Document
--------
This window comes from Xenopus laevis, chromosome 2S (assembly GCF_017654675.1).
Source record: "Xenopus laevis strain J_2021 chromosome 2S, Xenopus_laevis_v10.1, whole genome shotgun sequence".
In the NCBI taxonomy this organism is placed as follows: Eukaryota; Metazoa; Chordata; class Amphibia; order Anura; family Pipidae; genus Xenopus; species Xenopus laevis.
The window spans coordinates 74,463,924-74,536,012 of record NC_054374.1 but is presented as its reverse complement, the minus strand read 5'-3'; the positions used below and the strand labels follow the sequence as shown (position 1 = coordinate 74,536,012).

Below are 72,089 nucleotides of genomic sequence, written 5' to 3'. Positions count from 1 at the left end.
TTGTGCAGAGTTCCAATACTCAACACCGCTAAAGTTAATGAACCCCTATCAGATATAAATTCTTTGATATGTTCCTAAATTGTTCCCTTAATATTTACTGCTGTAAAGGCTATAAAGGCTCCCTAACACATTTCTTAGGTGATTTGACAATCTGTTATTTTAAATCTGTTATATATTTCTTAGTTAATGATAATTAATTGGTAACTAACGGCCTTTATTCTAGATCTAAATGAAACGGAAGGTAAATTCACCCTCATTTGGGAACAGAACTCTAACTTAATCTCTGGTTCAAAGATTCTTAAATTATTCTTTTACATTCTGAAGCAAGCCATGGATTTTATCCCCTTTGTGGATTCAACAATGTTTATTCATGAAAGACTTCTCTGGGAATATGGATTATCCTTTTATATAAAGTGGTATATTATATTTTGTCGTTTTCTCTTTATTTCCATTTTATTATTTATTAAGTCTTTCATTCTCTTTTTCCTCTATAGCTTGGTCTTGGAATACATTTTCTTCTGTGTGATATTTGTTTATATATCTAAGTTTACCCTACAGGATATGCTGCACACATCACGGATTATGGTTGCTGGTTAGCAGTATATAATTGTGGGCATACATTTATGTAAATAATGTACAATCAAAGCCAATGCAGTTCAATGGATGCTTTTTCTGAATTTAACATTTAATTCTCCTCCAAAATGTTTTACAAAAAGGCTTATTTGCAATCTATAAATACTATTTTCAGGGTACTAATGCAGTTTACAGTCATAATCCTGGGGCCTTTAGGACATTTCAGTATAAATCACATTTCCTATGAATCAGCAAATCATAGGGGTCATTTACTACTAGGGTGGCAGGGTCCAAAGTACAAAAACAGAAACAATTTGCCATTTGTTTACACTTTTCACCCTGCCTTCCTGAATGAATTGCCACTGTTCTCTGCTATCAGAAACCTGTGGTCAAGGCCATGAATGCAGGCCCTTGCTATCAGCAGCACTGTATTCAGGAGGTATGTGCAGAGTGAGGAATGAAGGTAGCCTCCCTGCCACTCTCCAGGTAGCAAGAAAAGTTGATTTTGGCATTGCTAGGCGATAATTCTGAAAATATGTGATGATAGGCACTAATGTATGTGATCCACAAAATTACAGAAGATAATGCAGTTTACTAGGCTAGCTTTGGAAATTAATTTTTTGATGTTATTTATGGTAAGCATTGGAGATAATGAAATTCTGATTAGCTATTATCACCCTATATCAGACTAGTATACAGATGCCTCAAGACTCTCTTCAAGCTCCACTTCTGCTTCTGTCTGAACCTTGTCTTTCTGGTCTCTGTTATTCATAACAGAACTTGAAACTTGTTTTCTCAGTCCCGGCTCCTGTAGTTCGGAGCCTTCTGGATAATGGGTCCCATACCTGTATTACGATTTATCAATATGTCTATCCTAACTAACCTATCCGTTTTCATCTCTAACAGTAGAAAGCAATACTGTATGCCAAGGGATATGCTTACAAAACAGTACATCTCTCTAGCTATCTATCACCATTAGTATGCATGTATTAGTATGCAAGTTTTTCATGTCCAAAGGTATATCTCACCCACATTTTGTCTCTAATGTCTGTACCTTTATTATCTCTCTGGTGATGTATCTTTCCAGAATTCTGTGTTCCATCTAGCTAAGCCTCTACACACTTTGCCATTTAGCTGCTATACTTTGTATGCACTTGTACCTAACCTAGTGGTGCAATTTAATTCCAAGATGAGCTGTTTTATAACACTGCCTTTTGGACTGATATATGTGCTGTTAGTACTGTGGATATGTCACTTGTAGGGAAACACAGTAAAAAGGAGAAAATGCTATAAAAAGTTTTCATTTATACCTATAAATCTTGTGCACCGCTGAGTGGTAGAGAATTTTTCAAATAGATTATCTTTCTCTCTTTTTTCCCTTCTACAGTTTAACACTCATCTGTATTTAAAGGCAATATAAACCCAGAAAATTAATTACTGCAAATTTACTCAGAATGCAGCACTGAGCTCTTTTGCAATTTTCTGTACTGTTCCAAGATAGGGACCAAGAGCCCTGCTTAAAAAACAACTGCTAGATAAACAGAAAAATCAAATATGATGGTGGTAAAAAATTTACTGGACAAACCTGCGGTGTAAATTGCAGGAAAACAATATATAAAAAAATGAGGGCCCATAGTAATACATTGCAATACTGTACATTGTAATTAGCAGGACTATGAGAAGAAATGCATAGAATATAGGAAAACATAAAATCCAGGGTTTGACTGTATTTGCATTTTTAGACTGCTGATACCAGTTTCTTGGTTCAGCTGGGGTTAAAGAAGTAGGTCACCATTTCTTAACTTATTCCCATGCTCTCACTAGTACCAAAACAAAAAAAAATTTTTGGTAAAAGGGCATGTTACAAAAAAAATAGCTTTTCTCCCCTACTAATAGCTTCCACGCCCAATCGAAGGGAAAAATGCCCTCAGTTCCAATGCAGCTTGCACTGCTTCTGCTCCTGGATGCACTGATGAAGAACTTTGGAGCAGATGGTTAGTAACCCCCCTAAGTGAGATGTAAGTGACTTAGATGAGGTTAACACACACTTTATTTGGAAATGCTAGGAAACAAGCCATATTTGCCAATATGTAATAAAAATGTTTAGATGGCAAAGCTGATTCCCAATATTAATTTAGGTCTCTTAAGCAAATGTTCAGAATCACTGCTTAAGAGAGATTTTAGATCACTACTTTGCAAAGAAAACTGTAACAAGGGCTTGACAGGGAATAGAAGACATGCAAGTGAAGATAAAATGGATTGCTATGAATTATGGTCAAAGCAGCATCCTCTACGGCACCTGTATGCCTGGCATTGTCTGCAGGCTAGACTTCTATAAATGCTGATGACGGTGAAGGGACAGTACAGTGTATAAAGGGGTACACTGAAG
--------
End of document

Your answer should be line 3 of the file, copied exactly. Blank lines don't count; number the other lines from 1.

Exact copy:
In the NCBI taxonomy this organism is placed as follows: Eukaryota; Metazoa; Chordata; class Amphibia; order Anura; family Pipidae; genus Xenopus; species Xenopus laevis.